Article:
Words That Should Be Real

Every once in a while I come up with a few words that should be a part of our everyday lexicon.

These are a few of those words…

Taggled \TAG-ulled\, adjective

Definition: When your shirt tag is sticking out.

In a sentence: I would totally ask that girl out, but her t-shirt is taggled and it’s making me nauseous.

First Known Usage: In an original draft of Romeo and Juliet, Juliet does not drink the poison because Romeo’s puffy jacket is taggled. Romeo awakes to find a disgusted Juliet leaving the cemetery, and he convinces her to take him back on the promise that he will cut all the tags out of his shirts and jackets. They have 6 kids and start a family business selling daggers.

In another Sentence: It wasn’t until Jim’s t-shirt became taggled that they realized his fortune was a farce. That was not an original Diesel t-shirt. It was a Hanes with an iron-on logo.

Repall \ree-PAHL or reh-PAHL\, verb

Definition: To reply to a mass email by replying to all instead of just to the person who sent it.

In a sentence: Mark was hesitant to send out the critical email to all of his staff. He knew there were a few repallers on the list who might share sensitive information with the wrong people in their careless reply.

First Known Usage: One of the first emails Al Gore sent after inventing the internet was to the cast of Cheers to see if they could all come to his place for a New Year’s party. When George Wendt replied to all, saying he would be laid up over the holidays on account of genital surgery, Kelsey Grammer responded “TMI George. No one likes a repaller.”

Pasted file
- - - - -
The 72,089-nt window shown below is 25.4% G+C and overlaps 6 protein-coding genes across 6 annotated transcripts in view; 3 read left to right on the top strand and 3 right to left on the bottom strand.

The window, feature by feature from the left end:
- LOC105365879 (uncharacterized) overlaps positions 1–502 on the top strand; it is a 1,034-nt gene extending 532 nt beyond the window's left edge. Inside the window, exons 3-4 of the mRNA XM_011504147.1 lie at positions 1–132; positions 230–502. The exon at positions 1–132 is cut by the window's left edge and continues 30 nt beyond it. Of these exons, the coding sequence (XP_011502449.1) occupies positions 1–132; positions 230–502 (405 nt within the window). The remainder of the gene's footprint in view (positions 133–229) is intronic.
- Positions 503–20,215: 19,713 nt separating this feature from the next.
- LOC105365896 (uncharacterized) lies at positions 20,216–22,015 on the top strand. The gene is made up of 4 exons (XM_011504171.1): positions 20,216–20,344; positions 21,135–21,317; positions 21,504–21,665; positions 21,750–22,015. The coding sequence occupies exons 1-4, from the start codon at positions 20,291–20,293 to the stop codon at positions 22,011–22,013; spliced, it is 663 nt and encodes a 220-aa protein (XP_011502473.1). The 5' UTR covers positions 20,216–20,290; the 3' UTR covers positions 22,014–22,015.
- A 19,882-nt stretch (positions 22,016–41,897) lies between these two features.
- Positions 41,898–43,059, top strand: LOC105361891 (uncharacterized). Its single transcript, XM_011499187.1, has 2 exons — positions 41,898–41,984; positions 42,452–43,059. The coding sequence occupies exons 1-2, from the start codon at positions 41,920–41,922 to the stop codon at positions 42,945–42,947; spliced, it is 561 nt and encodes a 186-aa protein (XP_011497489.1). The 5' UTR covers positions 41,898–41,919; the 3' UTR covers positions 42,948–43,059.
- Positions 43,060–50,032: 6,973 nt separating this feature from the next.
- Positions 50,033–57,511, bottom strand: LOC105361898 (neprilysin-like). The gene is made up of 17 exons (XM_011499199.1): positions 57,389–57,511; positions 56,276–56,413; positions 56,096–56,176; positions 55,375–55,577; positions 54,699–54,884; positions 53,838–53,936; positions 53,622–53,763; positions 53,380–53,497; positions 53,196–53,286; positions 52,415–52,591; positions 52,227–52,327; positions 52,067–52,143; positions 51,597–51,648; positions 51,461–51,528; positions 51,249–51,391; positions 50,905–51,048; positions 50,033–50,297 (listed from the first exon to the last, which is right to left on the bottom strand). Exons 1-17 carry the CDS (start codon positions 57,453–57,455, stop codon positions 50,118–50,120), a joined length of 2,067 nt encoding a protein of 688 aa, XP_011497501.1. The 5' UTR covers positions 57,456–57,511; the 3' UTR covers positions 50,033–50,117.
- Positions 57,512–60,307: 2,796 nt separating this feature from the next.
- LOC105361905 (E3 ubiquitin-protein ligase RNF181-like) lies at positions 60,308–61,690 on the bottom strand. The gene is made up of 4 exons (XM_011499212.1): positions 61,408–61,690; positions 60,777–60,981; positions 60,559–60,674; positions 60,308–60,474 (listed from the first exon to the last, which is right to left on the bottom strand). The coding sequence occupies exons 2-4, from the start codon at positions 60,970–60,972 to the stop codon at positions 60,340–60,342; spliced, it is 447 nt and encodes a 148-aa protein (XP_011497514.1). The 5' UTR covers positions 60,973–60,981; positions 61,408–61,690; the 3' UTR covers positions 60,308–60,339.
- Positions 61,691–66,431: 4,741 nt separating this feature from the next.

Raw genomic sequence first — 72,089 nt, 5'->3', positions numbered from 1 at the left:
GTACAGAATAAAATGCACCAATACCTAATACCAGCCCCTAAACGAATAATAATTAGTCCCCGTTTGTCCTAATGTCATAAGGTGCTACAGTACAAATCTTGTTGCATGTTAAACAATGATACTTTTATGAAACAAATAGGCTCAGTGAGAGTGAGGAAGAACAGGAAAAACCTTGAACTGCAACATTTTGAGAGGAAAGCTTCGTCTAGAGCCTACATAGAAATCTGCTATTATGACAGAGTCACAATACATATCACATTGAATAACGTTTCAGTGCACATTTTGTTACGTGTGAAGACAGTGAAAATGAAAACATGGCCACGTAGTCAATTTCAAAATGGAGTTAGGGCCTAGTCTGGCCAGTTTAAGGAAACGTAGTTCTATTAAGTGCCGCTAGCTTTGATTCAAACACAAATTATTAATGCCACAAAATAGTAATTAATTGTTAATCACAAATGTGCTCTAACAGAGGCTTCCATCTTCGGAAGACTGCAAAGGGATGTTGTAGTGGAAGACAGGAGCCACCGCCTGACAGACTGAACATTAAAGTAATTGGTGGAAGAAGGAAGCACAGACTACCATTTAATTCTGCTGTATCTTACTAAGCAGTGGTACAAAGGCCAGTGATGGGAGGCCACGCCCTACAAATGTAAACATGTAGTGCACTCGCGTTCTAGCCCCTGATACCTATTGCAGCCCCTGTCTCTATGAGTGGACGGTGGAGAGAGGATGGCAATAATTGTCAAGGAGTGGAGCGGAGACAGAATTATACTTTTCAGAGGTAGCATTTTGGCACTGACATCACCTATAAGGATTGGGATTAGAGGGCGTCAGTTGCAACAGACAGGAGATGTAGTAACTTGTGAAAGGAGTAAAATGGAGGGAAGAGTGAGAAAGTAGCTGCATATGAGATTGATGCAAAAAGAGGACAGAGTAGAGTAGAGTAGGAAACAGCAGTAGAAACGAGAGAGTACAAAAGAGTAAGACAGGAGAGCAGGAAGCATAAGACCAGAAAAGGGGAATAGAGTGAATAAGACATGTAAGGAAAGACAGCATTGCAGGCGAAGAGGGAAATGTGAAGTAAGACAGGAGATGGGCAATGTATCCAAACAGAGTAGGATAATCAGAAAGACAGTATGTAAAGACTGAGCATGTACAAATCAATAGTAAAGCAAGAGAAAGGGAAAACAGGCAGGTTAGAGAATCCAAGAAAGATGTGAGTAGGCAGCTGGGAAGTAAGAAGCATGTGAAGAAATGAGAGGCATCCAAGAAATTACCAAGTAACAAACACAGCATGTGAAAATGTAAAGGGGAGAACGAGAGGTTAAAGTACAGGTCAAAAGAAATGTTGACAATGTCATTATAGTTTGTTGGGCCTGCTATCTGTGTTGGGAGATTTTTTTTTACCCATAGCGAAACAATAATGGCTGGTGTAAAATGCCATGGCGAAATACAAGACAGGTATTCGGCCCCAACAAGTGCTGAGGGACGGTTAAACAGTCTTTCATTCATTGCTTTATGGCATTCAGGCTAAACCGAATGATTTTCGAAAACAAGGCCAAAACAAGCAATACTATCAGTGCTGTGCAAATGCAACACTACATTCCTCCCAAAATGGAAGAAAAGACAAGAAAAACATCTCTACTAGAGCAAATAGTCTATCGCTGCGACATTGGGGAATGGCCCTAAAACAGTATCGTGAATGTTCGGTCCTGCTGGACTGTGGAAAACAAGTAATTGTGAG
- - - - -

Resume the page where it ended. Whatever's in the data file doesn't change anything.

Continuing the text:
Little Known Fact: Roughly 3,000 people each year in the U.S. lose their job as a direct result of repalling.

Smake \smayk\, verb

Definition: Fake smoking. The act of smoking cigarettes not because you like them or because you’re addicted, but for some other benefit.

In a sentence: Amy showed off her cigs every chance she could, but she only smaked 2 or 3 per week. For her it wasn’t about the nicotine, it was about letting the world know how rebellious and cool she was.

First Known Usage: It is thought that Aristotle would smake on occasion because a young woman he was smitten with enjoyed smoking at the park he often frequented.

In another Sentence: Jeff hated the bad breath and the increased chance of getting lung cancer, but he still smaked every day for the 15-minute breaks he got every hour.

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